Mike Morrow [00:12:25] Right. So, I know, I know, I know some would probably be shocked to hear me say this, but, you know, I hope that at some point, you know, in the future that we can get to the point where we can hunt Attwater’s prairie chickens again. Of course, that’s, that’s a long ways off. And if it ever is to, to occur. But, you know, I think I think really good, you know, really good, most sportsmen, you know, you know, really respect the species that that that they hunt and are, you know, very interested in those populations doing, doing well. So, so there’s that that aspect that, you know, I you know, when when you take an animal that doesn’t, doesn’t mean a disregard for that, that species or whatnot.
Mike Morrow [00:13:28] And in fact, you know, I think what many hunters really, you know, I’ve read and I certainly feel this way that, you know, you one should, you know, really respect and revere the species that, that you’re, that, that is being, you know, taken. But but that so that’s one one aspect of it.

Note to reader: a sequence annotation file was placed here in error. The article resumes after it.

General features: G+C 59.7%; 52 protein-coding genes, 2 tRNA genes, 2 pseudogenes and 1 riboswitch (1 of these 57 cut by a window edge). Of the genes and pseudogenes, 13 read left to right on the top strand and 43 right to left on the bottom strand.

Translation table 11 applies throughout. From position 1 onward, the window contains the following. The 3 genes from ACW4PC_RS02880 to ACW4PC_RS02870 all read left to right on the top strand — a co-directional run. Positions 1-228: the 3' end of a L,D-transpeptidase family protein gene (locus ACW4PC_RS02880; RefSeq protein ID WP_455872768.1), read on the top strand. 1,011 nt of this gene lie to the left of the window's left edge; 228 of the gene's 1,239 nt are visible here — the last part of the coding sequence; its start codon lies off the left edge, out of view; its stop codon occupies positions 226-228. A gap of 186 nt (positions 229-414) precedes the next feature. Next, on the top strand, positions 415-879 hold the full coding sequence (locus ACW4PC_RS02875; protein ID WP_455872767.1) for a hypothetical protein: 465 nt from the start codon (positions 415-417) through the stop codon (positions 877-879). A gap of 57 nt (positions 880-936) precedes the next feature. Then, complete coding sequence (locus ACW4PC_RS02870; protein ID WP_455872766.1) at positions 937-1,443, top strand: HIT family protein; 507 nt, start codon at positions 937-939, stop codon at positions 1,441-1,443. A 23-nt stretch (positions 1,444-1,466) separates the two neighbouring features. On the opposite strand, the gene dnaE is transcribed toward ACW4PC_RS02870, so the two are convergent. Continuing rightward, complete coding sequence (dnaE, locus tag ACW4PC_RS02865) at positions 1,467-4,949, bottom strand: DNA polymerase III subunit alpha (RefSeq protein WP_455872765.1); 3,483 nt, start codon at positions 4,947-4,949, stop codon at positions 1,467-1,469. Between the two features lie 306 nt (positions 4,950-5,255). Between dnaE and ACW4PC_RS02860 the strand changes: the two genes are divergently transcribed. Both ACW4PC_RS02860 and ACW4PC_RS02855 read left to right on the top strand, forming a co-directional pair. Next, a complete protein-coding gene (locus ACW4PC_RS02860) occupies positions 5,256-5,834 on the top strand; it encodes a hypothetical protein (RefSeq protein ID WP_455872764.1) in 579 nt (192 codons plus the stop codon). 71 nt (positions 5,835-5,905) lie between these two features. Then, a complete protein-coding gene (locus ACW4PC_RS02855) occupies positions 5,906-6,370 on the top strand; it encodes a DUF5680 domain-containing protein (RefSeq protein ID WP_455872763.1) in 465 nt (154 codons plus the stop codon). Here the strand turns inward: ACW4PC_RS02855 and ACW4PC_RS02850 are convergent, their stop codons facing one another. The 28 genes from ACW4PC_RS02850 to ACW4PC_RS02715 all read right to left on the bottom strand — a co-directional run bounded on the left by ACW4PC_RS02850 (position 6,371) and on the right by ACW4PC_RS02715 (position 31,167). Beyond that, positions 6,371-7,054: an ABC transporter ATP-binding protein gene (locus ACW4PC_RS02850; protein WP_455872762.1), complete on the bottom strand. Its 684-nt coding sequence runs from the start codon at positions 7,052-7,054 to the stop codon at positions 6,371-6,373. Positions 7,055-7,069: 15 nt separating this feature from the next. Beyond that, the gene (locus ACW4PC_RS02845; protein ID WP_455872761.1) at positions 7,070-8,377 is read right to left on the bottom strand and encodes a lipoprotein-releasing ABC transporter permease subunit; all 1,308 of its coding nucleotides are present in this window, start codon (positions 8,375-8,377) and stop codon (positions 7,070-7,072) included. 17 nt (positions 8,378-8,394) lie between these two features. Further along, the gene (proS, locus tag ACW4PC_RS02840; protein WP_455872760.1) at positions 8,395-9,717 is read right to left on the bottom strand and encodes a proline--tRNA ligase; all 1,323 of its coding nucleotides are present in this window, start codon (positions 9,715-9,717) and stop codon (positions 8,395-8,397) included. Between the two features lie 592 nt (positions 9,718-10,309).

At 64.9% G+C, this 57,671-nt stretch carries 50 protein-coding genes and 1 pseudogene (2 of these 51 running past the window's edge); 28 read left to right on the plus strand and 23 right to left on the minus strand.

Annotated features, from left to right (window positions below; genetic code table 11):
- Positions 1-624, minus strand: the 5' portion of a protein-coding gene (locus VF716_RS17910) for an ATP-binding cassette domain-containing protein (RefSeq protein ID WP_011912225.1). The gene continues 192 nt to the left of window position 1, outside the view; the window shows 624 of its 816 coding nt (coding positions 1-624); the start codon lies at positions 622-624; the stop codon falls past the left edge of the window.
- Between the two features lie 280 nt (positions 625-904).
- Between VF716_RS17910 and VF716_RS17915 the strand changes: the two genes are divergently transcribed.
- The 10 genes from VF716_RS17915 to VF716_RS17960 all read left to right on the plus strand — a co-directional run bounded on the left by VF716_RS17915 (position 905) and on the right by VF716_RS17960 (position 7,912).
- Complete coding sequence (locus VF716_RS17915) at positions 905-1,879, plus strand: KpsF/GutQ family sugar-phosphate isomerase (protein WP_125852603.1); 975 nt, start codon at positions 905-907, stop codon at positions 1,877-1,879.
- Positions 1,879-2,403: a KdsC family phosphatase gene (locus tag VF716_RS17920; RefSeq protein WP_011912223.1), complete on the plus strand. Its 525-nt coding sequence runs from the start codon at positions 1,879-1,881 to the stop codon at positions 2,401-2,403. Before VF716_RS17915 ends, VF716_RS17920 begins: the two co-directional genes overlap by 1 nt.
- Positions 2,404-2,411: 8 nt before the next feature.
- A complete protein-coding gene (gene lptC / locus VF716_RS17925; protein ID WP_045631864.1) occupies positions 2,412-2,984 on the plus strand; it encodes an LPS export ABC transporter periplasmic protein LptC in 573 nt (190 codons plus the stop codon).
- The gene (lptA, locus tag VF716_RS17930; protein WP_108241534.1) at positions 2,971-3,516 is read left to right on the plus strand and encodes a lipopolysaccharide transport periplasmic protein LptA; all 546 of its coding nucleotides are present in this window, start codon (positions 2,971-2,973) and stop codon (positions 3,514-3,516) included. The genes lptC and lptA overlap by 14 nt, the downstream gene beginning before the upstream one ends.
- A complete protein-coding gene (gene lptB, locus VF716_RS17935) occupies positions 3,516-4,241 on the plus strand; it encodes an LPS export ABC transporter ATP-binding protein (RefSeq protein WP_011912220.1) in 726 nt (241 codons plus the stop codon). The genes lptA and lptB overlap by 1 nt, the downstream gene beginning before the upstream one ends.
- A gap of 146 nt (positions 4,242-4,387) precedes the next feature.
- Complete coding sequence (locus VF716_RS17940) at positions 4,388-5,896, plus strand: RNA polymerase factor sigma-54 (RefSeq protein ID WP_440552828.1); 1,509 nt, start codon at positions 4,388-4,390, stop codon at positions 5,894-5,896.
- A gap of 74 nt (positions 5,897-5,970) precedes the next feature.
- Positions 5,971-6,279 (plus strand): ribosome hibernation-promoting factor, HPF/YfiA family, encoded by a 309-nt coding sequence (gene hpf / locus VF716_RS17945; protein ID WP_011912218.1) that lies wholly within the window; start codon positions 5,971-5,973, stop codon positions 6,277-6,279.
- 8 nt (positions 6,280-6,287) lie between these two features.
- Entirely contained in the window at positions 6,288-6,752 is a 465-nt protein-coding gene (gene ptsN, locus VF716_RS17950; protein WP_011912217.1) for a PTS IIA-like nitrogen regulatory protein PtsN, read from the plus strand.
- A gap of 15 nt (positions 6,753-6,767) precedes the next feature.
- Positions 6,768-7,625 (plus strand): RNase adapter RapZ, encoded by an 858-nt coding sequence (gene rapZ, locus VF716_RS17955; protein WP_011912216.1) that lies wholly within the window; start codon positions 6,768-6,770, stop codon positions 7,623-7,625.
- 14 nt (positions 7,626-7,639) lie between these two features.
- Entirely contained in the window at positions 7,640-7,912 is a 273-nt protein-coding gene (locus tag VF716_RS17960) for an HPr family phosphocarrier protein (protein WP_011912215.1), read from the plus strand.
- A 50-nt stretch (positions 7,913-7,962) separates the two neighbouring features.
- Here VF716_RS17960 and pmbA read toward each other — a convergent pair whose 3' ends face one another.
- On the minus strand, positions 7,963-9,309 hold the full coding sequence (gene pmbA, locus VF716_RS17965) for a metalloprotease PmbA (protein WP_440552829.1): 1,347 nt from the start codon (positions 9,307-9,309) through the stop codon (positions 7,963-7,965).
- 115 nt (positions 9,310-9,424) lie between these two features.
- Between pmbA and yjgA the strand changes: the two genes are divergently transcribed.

Mike Morrow [00:13:50] You know, you the other aspect is, you know, again, I mentioned the wildlife management that I was interested in the wildlife management aspects of conservation. And I, I really enjoyed solving problems. I’m not, I’m not sure I’m particularly good at it, but I do enjoy it. And I like methodically working through problems.
Mike Morrow [00:14:23] And so when the opportunity came to pursue this job at the Attwater Prairie Chicken Refuge, I’m the first biologist that, that this refuge ever had. Prior to that point, you know, it was staffed by, of course, wildlife professionals, but their, you know, their, their job series was more management-oriented. And, and so when when this biologist position opened up, I was, I was really intrigued with the opportunity to try, to try to make a difference for the Attwater prairie chicken, you know, that that was, you know, not not heading in the right direction. And I was, you know, in hopes that we could, you know, that I could, I could contribute to the solution of reversing the population decline. And so that’s, that’s that’s kind of where, what brought, brought me to this point.